If I were in Vegas…

It would still be Wednesday and this post would still be counted as legit. Being that I’m on the East Coast and near certain I’ll not last even 5 minutes writing, I’ll have to settle for the few minutes remaining between hot flashes (yes, they’ve begun in earnest as of this morning, yelp!) and bedtime for Bonzo.

The word that grabs my attention today is disciple. That’s the synonym for teach apparently, in Jesus’ command to His disciples in Matthew 28:19. Oswald Chambers removes all the wiggle room from the verse when he writes:

…you cannot make disciples unless you are a disciple yourself.

And that is precisely what I love so much (or what appeals to my particular set of personality quirks, or what I find most comforting) about teaching, the very real call to accountability – no matter how haphazardly it is or is not practiced.

Advertisements

Teaching: A Mirror to the Soul

I‘m learning to build in time for the unanticipated yet inevitable things that happen on the way to reaching one’s goal. Like today’s blog for instance. The intention was to write earlier and more often to get in the groove for NaNoWriMo next week, Instead, I wasted 7 minutes logging in elsewhere then waiting for the page here to load despite the fact that I’d copied the quote I’m using for today’s prompt and was all ready to paste it and let fingers fly. Helas, even my mind doesn’t work as fast as my mind works. Yeah. Chew on that for awhile. o here tis:

Teaching, like any truly human activity, emerges from one’s inwardness, for better or worse. As I teach, I project the condition of my soul onto my students, my subject, and our way of being together. The entanglements I experience in the classroom are often no more or less than the convolutions of my inner life. Viewed from this angle, teaching holds a mirror to the soul. If I am willing to look in that mirror and not run from what I see, I have a chance to gain self-knowledge—and knowing myself is as crucial to good teaching as knowing my students and my subject. -Parker Palmer, The Courage to Teach

This was sent in preparation for our now-annual departmental retreat. One change I’d make in the above quote is to suggest that the ‘reality’ that confronts us is a cumulative enterprise. Perhaps collaborative would be a more effective word choice but it suggests more control than most are willing to account for. Confronting reality, on the other hand, feels closer to the experience as oppositional as it often appears even if the opponent is the self.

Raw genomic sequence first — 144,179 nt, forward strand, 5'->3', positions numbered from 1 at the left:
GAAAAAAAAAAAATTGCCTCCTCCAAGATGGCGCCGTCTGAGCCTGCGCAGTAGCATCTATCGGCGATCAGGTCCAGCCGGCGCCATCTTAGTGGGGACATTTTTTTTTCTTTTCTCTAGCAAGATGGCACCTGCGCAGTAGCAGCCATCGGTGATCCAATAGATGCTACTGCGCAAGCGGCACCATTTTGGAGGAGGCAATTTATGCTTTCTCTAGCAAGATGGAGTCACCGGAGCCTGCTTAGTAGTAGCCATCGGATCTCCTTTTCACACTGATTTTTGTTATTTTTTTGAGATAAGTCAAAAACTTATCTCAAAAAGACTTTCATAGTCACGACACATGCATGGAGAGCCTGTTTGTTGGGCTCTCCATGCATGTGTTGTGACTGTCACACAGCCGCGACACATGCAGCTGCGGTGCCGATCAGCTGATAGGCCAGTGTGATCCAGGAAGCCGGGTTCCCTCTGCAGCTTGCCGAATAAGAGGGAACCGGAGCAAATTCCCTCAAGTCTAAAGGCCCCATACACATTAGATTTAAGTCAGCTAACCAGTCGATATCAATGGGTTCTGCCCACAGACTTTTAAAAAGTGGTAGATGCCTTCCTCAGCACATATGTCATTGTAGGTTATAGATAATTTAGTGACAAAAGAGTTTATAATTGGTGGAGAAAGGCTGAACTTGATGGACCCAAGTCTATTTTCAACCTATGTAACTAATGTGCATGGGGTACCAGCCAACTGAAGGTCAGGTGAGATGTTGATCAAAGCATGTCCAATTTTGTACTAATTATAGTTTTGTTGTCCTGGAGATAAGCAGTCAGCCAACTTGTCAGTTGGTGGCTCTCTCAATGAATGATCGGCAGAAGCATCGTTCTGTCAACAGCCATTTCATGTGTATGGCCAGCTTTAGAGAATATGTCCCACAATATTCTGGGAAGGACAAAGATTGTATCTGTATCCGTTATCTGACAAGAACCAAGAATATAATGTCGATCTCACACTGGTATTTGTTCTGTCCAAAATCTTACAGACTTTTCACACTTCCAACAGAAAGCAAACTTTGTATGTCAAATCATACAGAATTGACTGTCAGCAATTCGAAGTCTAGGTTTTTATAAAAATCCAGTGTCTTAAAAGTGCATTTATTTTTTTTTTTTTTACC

My filters are operating as seemlessly as those of others but sometimes, I imagine mine are doing so awarely. It took some time to acknowledge their existence, let alone attempt to recontour them, but suffice to say it sometimes happens that I am aware of the limits my past experience and present choices place on the experience we are sharing in the classroom, bricks and mortar or online,

I checked the clock. Bad idea. I’ve got three minutes left in my ten and have barely gotten to the core of the quote – at least my entry point in it: inwardness. To say that mirrors can be challenging would be an understatement. To say that the convolutions of our inner lives are running the teaching-learning show would be an over-simplification. My mind goes at once to the oppression and then, I back off from sheer exhaustion thinking, don’t get me started. 422 words in 13 minutes. I’ve gotta crack 600 and do that three times a day if I’m to be a winner at NaNoWriMo.

The Inaugural Blog

A couple of days ago, a friend of mine, let’s call her T.J. Ana, invited me to join her on the 30-day NaNoWriMo challenge – to write 50k words in one month starting on November 1st.  After all, I’ve ever been fond of quoting the Chinese Proverb, when the student is ready, the teacher will appear. So I figured this might as well be the moment and I might as well be The One. Walking one’s talk doesn’t have to be as painful as eating one’s words. Not so? Well, we’ll find out. In the meantime, how many folks can I get to pledge a penny for my thoughts? Make that 1 cent per word if I get 25k words done this month, for a total of $250 per pledge; and 5 cents a word if I make the 50k or $1,250. Half the monies raised will go to HELP! Jamaica with the other half applied to defray publishing costs. The way I figure is, if I write 600 words per sitting, three times a day, seven days a week, like Kit said, in Pretty Woman, “it could happen.” Right?